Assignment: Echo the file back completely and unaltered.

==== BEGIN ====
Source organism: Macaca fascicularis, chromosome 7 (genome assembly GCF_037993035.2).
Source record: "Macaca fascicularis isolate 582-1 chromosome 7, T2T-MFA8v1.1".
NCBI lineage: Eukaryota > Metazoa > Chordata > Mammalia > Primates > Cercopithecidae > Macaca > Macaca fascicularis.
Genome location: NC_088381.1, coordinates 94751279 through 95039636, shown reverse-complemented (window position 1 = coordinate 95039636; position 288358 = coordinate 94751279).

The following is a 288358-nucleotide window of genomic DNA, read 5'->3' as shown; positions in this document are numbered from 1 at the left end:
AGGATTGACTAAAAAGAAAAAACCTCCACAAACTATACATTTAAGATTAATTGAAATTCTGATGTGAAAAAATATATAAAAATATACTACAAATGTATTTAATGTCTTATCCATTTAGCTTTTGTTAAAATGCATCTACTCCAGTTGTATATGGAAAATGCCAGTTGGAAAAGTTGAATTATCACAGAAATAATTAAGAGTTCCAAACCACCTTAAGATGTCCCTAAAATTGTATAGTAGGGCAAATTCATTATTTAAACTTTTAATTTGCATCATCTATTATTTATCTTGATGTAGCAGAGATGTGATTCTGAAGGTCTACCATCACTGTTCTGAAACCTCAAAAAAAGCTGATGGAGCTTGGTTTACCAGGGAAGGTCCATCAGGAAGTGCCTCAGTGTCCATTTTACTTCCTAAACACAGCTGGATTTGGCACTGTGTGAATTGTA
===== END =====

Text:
Source organism: Macaca fascicularis, chromosome 7 (genome assembly GCF_037993035.2).
Source record: "Macaca fascicularis isolate 582-1 chromosome 7, T2T-MFA8v1.1".
NCBI lineage: Eukaryota > Metazoa > Chordata > Mammalia > Primates > Cercopithecidae > Macaca > Macaca fascicularis.
Genome location: NC_088381.1, coordinates 94751279 through 95039636, shown reverse-complemented (window position 1 = coordinate 95039636; position 288358 = coordinate 94751279).

The following is a 288358-nucleotide window of genomic DNA, read 5'->3' as shown; positions in this document are numbered from 1 at the left end:
AGGATTGACTAAAAAGAAAAAACCTCCACAAACTATACATTTAAGATTAATTGAAATTCTGATGTGAAAAAATATATAAAAATATACTACAAATGTATTTAATGTCTTATCCATTTAGCTTTTGTTAAAATGCATCTACTCCAGTTGTATATGGAAAATGCCAGTTGGAAAAGTTGAATTATCACAGAAATAATTAAGAGTTCCAAACCACCTTAAGATGTCCCTAAAATTGTATAGTAGGGCAAATTCATTATTTAAACTTTTAATTTGCATCATCTATTATTTATCTTGATGTAGCAGAGATGTGATTCTGAAGGTCTACCATCACTGTTCTGAAACCTCAAAAAAAGCTGATGGAGCTTGGTTTACCAGGGAAGGTCCATCAGGAAGTGCCTCAGTGTCCATTTTACTTCCTAAACACAGCTGGATTTGGCACTGTGTGAATTGTA